By the time I visited it, McKinnon’s installation sounded like a protracted pop wail. But its aim was never aesthetic: beginning with the title - Popular Archeology: a Sound Archive - the show posed questions about how we relate to our immediate cultural and technological past. Both nouns in that title must be understood ironically: the time frame, falling as it does within the lifetime of most people who are alive, cannot possibly refer to an actual archaeology, nor does a temporary and arbitrary collection of musical artefacts constitute a proper archive. But then it's hard to look at a row of tape decks and not reflect on how old that technology already seems, as does the music itself, in an industry that thrives on nostalgia but also on the constant injection of the new and on the abuse of words like classic to describe the hits of last summer, or the last decade. The word archive, too, hijacked by the jargon of personal computing, has come to mean everything and nothing, and no longer speaks of a serious attempt to preserve specific content along with information about its context.

Music, then - but the same could be said of other media - is ejected out of history, and a piece composed in the mid 1570s can be made to sound and even look more contemporary, more of this moment, more culturally relevant than yesterday's pop. Yet in the five hundred metres or so that separated the archaic cacophony of Split Enz and Sade from the digitally rendered modernity of Tallis' motet, there was something else: three or four blocks of city streets, an immersive space routinely criss-crossed by people who would rather listen to their own sounds.

Is there a voice, is there music in those city noises? Are they themselves worthy of preservation? Canadian composer Raymond Murray Schafer, author of the seminal The Tuning of the World, famously thinks so, and his ideas are still pursued three to four decades after their original formulation by means of projects - like the ongoing acoustic mapping of the city of Catania conducted by the Sicilian Soundscape Research Group - that seek to make fundamental value judgments about what constitutes meaningful sound as opposed to aural pollution. As researcher Stefano Zorzanello has explained, this value is to be found in the distinctiveness of an acoustic environment, in its unlikeness, whereas by contrast we ought to regard as noise the sounds that are the same everywhere - be they the drone of air conditioners and power lines, or the more textured din of peak-hour traffic.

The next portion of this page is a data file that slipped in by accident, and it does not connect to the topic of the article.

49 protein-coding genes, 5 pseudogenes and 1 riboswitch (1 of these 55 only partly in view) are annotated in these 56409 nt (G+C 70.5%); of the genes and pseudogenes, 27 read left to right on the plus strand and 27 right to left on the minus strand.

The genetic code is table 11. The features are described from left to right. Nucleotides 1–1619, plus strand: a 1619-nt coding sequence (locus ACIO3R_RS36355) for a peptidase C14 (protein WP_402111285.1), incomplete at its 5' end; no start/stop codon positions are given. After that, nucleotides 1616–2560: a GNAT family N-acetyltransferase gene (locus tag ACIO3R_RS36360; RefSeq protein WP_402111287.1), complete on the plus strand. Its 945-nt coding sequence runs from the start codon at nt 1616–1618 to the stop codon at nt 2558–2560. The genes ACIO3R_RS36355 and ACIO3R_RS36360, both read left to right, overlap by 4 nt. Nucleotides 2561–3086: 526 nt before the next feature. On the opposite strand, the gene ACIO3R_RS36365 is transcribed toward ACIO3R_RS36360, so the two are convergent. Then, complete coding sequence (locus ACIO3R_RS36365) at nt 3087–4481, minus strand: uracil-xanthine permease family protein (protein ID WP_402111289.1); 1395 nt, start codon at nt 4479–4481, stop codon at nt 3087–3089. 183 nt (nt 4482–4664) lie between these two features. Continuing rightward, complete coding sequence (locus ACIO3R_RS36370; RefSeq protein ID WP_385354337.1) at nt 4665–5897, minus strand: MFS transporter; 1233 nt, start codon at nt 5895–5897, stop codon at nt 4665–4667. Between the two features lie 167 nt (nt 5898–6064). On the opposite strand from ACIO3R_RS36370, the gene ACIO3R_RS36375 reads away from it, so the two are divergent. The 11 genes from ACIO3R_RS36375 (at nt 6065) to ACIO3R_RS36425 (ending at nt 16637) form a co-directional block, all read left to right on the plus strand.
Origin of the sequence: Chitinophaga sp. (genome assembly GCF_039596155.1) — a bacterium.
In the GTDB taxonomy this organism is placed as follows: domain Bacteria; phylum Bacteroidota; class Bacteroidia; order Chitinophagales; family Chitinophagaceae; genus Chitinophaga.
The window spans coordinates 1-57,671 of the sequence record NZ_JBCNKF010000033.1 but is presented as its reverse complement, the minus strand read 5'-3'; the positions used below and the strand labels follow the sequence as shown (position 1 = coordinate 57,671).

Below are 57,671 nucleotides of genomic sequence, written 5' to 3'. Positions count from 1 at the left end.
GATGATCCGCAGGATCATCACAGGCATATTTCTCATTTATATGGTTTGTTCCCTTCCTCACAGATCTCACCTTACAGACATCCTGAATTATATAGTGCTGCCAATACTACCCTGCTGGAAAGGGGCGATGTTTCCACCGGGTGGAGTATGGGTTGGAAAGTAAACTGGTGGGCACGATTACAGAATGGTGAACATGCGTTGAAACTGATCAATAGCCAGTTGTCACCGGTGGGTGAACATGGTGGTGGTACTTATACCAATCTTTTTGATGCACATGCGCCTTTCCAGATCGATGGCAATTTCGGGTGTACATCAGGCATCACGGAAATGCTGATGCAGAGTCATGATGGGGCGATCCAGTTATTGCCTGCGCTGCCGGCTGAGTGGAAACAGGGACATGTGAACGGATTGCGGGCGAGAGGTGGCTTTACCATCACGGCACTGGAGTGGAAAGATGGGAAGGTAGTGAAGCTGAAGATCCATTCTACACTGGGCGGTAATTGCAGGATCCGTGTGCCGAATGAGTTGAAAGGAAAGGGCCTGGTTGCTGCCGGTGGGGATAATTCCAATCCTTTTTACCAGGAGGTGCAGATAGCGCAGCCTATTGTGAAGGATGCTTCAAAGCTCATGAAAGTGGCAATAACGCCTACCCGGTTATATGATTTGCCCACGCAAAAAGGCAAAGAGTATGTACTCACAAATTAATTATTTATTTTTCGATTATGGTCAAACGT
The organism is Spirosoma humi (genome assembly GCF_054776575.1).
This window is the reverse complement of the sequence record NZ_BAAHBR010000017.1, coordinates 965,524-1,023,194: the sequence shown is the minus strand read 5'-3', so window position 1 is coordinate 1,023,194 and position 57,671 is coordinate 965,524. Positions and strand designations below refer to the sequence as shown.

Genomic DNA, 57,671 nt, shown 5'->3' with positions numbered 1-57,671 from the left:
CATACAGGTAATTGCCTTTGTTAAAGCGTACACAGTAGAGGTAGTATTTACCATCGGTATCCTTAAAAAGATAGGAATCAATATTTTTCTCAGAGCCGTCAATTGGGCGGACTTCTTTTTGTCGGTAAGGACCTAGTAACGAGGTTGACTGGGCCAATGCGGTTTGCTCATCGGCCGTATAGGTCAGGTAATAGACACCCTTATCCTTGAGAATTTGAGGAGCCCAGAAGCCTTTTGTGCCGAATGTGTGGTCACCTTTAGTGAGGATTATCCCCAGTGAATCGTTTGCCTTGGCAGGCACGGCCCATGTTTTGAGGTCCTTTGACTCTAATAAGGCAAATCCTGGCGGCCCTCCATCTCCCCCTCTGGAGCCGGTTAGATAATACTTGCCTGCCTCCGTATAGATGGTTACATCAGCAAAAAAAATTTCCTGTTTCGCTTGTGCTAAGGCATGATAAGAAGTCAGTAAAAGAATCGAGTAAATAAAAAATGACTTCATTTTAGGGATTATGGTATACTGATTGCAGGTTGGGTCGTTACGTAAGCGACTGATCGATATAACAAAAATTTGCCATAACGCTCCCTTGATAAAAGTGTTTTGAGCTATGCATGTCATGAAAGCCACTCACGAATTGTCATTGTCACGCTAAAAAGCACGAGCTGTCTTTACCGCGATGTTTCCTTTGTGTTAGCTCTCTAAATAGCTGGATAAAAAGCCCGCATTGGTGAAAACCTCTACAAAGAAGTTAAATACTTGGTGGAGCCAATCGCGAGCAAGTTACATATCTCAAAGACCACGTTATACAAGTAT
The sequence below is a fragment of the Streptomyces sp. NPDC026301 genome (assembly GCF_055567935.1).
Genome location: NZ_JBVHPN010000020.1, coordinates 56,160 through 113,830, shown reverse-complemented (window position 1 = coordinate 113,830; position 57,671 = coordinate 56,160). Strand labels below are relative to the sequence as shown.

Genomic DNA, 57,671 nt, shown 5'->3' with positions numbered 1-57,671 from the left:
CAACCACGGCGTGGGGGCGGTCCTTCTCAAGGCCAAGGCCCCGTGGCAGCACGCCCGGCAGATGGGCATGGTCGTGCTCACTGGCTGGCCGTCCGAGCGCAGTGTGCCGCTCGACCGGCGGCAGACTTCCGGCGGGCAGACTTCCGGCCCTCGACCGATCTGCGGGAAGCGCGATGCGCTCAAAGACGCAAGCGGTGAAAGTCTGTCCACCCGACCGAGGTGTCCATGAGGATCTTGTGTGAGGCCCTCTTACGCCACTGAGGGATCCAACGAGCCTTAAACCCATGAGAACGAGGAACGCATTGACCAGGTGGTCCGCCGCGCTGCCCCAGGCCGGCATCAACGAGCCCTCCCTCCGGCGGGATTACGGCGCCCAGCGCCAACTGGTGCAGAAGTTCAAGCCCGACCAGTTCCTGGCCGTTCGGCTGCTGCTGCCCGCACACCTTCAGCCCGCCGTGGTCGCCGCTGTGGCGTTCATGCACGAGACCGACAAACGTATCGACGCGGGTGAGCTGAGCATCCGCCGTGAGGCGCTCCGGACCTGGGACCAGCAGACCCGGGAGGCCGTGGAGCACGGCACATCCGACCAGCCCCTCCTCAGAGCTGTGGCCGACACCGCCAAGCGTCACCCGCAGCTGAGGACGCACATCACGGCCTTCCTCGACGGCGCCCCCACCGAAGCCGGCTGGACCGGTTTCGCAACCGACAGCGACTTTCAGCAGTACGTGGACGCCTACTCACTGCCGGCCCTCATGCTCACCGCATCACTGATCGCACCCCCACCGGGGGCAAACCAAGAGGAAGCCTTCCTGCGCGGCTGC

Here is by way of example the sound of a Catanese fish market. If you do bother to click on the link, don’t worry that you cannot understand what is being said - neither can I. The value of the recording, if it does indeed have one, is not in its spoken content, but in that it preserves the unique acoustic signature of that place at that time; a signature that, if it is accompanied by the necessary contextual information, can become a social and historical document.